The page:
The Tropical Storm Irene-wrecked Magnolia Boulevard Playground is slated for refurbishment as reimbursement funds start to trickle into Long Beach from the Federal Emergency Management Agency.
The City Council on April 3 voted unanimously to allow City Manager Jack Schnirman to contract with the Holbrook-based Louis Barbato Landscaping to resurface the playground, rehabilitate the existing fencing and rebuild a protective cinderblock wall that abutted the boardwalk, separating the park from the beach, after the storm-driven ocean demolished it last August.
The contract to refurbish the playground is $120,325 and the city expects to be reimbursed 87.5 percent for the project, 75 percent of the funds coming from FEMA and an additional 12.5 percent from the State of New York based on earlier submittals to the federal agency, said Jim LaCarrubba, commissioner of public works.
“We’ll also be reimbursed for the cost of materials and labor for that reconstruction,” LaCarrubba told the council at Tuesday’s meeting.
The total reimbursement request the city made to FEMA to refurbish Magnolia playground, prior to three bids the city received April 2, was about $169,000, he added.
Councilman John McLaughlin expressed concern that a landscaping company would perform the work. “I’m just curious what their history is with concrete and rubberized surface, and has the city done business with them before,” he asked.
Barbato Landscaping has performed contract work for a variety villages and townships, including Babylon, Hempstead and Oyster Bay, to their satisfaction, but never for Long Beach, LaCarrubba said.
FEMA recently sent Long Beach its first reimbursement check, in the amount of $4,400 for one of the first projects the prior administration submitted to the agency after last year’s storm, totally about $1.7 million. “We’re encouraged to receive our first check and hopefully they will continue to come in,” LaCarrubba said.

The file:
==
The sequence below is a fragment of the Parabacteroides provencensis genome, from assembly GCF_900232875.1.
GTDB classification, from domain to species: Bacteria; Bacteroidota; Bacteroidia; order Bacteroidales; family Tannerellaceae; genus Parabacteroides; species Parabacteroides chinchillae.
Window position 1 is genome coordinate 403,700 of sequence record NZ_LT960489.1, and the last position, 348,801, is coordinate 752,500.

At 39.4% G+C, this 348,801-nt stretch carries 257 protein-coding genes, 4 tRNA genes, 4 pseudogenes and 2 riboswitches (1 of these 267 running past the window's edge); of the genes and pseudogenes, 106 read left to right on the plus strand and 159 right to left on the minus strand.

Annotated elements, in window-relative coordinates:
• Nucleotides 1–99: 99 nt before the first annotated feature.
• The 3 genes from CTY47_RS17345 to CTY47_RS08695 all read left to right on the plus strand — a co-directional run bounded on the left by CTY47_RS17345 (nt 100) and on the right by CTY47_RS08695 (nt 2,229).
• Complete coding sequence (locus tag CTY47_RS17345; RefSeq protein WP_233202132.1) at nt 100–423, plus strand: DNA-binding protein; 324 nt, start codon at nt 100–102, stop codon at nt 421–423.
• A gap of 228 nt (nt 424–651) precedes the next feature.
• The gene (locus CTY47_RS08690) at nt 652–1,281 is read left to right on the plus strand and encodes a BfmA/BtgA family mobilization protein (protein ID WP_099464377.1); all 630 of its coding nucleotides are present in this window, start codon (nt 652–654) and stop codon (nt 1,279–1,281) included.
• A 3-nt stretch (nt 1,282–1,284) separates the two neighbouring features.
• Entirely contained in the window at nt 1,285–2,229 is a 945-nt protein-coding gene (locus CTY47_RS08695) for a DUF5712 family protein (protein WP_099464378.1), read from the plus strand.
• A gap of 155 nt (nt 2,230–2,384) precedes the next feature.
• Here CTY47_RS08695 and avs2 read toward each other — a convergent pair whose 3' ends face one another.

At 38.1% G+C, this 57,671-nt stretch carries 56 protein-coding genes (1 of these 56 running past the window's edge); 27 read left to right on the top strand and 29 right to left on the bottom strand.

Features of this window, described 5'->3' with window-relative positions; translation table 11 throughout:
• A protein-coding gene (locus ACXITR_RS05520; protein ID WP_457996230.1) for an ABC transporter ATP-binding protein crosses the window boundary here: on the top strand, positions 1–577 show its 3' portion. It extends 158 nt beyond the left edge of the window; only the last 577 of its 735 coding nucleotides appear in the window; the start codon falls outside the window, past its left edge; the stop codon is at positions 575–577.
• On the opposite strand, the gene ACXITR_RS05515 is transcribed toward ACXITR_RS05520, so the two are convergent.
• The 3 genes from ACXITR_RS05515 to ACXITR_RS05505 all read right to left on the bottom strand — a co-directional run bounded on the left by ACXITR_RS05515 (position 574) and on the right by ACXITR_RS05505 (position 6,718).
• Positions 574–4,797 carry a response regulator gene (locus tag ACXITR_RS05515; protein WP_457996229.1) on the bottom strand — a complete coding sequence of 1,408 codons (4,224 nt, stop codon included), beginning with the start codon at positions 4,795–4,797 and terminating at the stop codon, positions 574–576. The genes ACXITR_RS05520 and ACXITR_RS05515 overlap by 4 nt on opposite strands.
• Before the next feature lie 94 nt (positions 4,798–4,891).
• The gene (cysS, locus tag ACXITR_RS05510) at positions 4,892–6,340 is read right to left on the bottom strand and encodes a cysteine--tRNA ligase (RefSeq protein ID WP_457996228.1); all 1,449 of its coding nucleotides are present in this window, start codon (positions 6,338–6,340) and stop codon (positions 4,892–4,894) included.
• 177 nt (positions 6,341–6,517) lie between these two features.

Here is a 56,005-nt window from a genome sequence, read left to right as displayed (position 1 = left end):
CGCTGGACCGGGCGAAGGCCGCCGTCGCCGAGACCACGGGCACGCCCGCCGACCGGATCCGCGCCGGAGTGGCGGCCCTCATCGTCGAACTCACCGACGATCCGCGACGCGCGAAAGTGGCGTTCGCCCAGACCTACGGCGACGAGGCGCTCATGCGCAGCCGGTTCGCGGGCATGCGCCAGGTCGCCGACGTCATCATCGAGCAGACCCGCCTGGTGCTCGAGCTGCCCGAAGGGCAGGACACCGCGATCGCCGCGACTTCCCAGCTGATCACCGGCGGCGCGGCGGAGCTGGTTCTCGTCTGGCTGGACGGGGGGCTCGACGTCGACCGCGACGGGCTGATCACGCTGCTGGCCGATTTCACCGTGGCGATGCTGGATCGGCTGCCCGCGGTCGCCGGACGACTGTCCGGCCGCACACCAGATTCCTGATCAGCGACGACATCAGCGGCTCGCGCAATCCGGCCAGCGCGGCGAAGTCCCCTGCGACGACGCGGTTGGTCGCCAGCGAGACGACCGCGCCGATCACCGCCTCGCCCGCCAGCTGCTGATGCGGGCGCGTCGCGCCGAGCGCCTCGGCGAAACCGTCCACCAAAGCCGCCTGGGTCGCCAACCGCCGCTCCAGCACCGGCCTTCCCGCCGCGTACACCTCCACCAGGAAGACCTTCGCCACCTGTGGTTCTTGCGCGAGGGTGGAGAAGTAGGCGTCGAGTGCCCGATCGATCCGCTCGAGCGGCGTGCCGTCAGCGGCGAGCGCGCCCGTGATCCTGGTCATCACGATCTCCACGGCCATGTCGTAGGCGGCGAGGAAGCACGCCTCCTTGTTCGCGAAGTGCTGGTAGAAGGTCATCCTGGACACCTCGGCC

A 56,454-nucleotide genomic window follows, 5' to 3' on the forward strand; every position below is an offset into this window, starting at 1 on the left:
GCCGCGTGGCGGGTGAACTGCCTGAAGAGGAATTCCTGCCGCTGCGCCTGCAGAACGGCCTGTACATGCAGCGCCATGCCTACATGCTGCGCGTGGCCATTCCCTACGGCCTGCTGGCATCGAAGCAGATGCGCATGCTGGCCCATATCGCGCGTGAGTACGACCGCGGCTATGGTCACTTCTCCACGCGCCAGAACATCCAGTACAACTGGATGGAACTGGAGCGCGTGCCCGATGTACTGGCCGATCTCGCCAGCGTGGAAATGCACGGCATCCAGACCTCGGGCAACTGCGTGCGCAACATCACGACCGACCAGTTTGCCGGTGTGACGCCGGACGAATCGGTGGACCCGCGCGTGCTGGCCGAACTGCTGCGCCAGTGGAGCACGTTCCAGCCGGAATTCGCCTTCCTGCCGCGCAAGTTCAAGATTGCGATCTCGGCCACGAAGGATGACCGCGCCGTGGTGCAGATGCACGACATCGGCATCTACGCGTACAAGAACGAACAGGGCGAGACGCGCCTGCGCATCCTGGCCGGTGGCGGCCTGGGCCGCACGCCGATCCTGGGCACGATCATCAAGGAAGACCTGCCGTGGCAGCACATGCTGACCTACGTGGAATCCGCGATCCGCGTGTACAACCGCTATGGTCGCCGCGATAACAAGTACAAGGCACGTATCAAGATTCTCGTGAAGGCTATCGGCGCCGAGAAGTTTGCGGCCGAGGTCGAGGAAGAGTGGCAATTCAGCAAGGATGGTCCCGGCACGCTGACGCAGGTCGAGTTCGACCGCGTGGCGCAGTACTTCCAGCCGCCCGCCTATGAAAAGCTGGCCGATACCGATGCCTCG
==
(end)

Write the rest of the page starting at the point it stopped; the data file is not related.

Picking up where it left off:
The new public works commissioner said the city continues to work with FEMA representatives and expects submittals for reimbursement will continue for about another month. “About three or four times a week we're on the phone or FEMA is here still taking photographs or doing site inspections along the boardwalk areas,” he noted.
Councilman Michael Fagen asked if any FEMA funds were targeted for two other playgrounds, Sherman Brown Park in North Park and the Georgia Avenue Park in the West End. LaCarrubba said he didn’t believe FEMA requests were submitted for those parks, but that the city would use some of its community development funds for at least the North Park playground.
Last August, the City Council approved a resolution to apply for a matching grant to renovate the Georgia Avenue playground by tapping into $400,000 in funds from the state Office of Parks, Recreation and Historic Preservation. Former City Manager Charles Theofan estimated then that the playground in North Park would be renovated long before the Georgia playground since money was already set aside for that project in community development funds, and that the city was waiting for community input on whether the equipment there should be better suited for teens or younger children or a combination of both.
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